Tree of the Month Archive

April Tree of the Month

Pink Cloud Cherry Blossom Tree

Pasadena is very fortunate to have several Pink Cloud flowering cherry trees with dark pink flowers growing in Victory Park, Memorial Park and Central Park. These trees can also add a beautiful accent to any garden.

Some background information on how the cherry trees came to be planted in Pasadena.  In 1957 Pasadena became a sister city to Mishima in Japan, a town located about 75 miles southwest of Tokyo.  Thanks to the Sister City Committee, friendships were formed, and cultural exchanges took place between Pasadena and Mishima.  

In 2012, the Consul General of Japan in Los Angeles contacted Pasadena to let them know that an unlimited number of free bareroot Pink Cloud cherry trees were being made available to select cities in Southern California that had relationships with cities in Japan. The City Council then instructed the sister city committee to obtain 50 trees. These trees were procured and donated by the Huntington Botanical Garden to Pasadena.

The trees were planted in various parks in Pasadena in 2012 to commemorate the 100th anniversary of when 3000 flowering cherry trees, a gift from the Mayor of Tokyo Japan to the United States were planted in Washington D.C. in 1912. These trees were meant to celebrate the growing friendship between the people of Japan and the United States.

This Pink Cloud variety grows 15 to 20 feet tall and as wide with a willowy round shape. The leaves are simple, alternate and toothed. The flowers have 5 petals and appear before the leaves in late March and early April.  Flowering cherry trees require full sun, good air circulation and a well-drained soil rich in organic matter. They also require some pruning during the winter.

There are many other cultivars of flowering cherry trees with blossoms ranging in color from white to dark pink. These trees produce some of the most dramatic blooms during the spring. The bloom season unfortunately lasts only a few weeks. Most cultivars live 30 to 40 years with a few exceptions such as the ones in Washington D.C. where some of the original trees that were planted in 1912 are still alive.

The sight of cherry blossoms is so spectacular people travel from all over to attend the Cherry Blossom Festival in our Nation’s capital. If you can’t make it to Washington D.C. or Japan where the tradition of celebrating the cherry blooms goes back thousands of years, you can still be dazzled by the beauty of the ones growing here in Pasadena.

Article and photos by Emina Darakjy

March Tree of the Month

Synonyms: Handroanthus avellanedae, Tabebeuia impetiginosa

We are very fortunate to have several specimens of this tree growing throughout Pasadena. Several years ago, Pasadena Beautiful planted about 230 Tabebeuias on Colorado Boulevard from Wilson Street to Roosevelt Avenue.

This time of the year the trees put on an extravagant display of bright pink flowers that make drivers want to pull over to take a picture. Other areas where you can find these attractive trees growing in Pasadena are on Union Street between Arroyo Parkway and Fair Oaks Avenue; on Dayton Street between Fair Oaks Avenue and Pasadena Avenue; on Holly Street between Fair Oaks Avenue and Raymond Avenue and on Oak Knoll Ave from Walnut Street to Green Street.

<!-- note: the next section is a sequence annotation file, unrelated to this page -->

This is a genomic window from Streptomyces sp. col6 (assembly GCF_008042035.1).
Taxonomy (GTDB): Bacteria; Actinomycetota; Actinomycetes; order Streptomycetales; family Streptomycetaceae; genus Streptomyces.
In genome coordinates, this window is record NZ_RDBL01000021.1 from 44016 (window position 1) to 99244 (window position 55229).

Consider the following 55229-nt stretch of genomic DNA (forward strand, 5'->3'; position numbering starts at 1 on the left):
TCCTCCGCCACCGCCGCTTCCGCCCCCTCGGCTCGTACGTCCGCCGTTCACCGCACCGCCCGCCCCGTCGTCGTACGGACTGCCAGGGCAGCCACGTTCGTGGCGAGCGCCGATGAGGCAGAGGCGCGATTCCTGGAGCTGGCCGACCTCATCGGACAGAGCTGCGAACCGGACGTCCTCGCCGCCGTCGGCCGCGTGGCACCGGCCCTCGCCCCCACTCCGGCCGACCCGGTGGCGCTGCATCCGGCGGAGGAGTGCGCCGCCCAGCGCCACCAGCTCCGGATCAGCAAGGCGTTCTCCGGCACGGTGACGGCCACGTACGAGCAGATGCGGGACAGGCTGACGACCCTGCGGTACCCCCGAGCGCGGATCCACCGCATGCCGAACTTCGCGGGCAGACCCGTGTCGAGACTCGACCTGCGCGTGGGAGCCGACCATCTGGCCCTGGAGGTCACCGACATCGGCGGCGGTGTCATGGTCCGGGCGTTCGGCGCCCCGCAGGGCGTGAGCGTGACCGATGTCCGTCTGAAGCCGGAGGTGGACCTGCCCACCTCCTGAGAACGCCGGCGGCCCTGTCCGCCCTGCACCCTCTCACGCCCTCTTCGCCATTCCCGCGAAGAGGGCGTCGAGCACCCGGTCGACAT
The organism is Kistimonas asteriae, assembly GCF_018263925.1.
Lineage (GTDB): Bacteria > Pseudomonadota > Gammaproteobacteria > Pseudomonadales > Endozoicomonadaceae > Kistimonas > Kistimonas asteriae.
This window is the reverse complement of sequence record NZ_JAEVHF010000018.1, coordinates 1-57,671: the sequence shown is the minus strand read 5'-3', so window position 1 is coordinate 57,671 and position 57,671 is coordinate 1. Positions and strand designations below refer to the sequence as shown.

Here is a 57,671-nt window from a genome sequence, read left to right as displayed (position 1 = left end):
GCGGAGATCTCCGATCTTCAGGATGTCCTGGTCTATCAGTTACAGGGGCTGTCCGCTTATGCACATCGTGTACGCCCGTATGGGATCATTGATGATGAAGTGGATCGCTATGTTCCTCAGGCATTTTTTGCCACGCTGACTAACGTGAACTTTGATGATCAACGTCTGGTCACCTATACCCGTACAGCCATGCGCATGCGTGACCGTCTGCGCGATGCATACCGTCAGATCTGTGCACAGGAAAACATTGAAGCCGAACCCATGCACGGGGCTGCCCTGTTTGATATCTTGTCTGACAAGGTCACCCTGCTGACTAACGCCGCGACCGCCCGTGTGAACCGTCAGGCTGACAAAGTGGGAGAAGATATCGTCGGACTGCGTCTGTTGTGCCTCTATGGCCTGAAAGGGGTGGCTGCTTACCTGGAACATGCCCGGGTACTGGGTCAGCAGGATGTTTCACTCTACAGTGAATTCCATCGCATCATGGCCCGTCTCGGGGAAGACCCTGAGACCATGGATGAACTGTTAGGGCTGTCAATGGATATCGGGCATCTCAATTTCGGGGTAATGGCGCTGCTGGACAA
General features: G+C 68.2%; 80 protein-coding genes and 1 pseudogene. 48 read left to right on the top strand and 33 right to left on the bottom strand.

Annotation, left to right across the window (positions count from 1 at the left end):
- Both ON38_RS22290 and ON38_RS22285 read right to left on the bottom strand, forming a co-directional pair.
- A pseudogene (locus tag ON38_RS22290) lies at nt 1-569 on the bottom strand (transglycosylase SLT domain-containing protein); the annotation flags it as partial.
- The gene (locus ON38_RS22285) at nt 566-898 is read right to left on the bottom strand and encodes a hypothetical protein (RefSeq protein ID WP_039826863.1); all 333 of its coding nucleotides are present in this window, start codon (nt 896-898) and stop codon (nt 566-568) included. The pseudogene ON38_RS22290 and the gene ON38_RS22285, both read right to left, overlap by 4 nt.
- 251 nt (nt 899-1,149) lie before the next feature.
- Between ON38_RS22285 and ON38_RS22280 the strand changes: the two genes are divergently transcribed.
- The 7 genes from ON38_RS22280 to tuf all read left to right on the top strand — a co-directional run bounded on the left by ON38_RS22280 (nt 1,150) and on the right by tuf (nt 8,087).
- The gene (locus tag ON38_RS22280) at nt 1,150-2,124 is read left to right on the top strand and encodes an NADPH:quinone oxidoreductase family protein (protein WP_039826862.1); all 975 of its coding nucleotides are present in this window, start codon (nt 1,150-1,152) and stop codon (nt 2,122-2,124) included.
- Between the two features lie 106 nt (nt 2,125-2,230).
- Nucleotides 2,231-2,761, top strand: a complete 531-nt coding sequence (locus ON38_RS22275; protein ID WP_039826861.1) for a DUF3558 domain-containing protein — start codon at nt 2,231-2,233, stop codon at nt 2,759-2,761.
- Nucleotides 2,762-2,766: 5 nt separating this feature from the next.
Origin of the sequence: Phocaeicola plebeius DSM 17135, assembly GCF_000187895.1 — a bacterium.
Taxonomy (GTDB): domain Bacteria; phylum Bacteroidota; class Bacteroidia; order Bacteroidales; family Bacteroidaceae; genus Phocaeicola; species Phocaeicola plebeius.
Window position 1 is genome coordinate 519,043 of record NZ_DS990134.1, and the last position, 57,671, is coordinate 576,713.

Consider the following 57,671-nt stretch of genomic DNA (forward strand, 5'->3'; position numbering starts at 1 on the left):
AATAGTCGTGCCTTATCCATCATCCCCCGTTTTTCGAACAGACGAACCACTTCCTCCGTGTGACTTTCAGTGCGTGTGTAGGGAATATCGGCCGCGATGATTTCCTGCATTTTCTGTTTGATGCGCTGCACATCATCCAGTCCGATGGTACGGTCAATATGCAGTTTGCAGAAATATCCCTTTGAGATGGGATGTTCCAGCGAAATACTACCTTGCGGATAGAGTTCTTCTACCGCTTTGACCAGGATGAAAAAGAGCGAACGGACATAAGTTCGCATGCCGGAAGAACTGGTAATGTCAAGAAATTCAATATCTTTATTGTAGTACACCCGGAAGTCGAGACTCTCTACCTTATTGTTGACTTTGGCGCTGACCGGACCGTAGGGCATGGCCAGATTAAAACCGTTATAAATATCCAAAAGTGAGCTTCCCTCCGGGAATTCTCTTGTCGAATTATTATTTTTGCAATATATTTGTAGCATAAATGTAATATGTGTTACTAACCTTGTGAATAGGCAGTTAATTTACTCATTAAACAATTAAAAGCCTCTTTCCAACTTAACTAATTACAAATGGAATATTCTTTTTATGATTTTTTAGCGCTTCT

This is a small to medium sized tree, 25 to 50 feet tall and almost as wide, with a light straight gray trunk, native to the tropical areas of Mexico, Argentina and Brazil. The tree is partially deciduous. Heavy clusters of showy pink flowers with a yellow throat appear on leafless branches in early spring, the spectacular display of flowers is followed by foot long seed pods that hang onto the tree until winter. This tree does better in warmer areas, is considered drought tolerant once established with no significant pest or disease problems and is suitable for planting under power lines, in parkways, parks and as an accent in a garden.

I feel it is worth sharing with you the little-known fact behind how we got to know the Tabebeuia tree. According to James E. Henrick the Senior Biologist and Curator of the Living Collection at the Los Angeles County Arboretum in Arcadia, the desire to introduce the Tabebeuia to Southern California originated with Dr. Russell J. Seibert, director of the Los Angeles County Arboretum from 1950 to 1955.

Unfortunately, seed sources from South America at the time were not very reliable. However, that did not deter Dr. Samuel Ayres, Jr., president of the board of trustees of the then California Arboretum Foundation, Inc., from gathering seeds of different species while vacationing in Brazil between 1953 and 1955.
As it is now, the Arboretum was a testing ground for new plants to be evaluated before they are introduced to the nursery trade. As a result of these seed gatherings, the following Tabebeuias were evaluated and produced at the Arboretum and given to local nurseries to propagate and sell to the public.

The Tabebuia chrysotricha commonly known as the golden trumpet tree with eye catching bright yellow flowers was the first to come out in 1964. The Tabebeuia impetiginosa commonly known as pink trumpet tree seen in the present photos, followed in 1979. The Tabebeuia impetiginosa ‘Pink Cloud’ with its very light pink flowers came out in 1984. And the Tabebeuia impetiginosa ‘Raspberry’ with its lavender to dark pink flowers was introduced in 1986.  Beside the above-mentioned varieties there is another gorgeous one, Tabebuia x ‘Apricot’ with beautiful apricot color flowers, it too was produced by the Arboretum in 1970 but has not been introduced yet with plans to do that in the future.

Article and photos by Emina Darakjy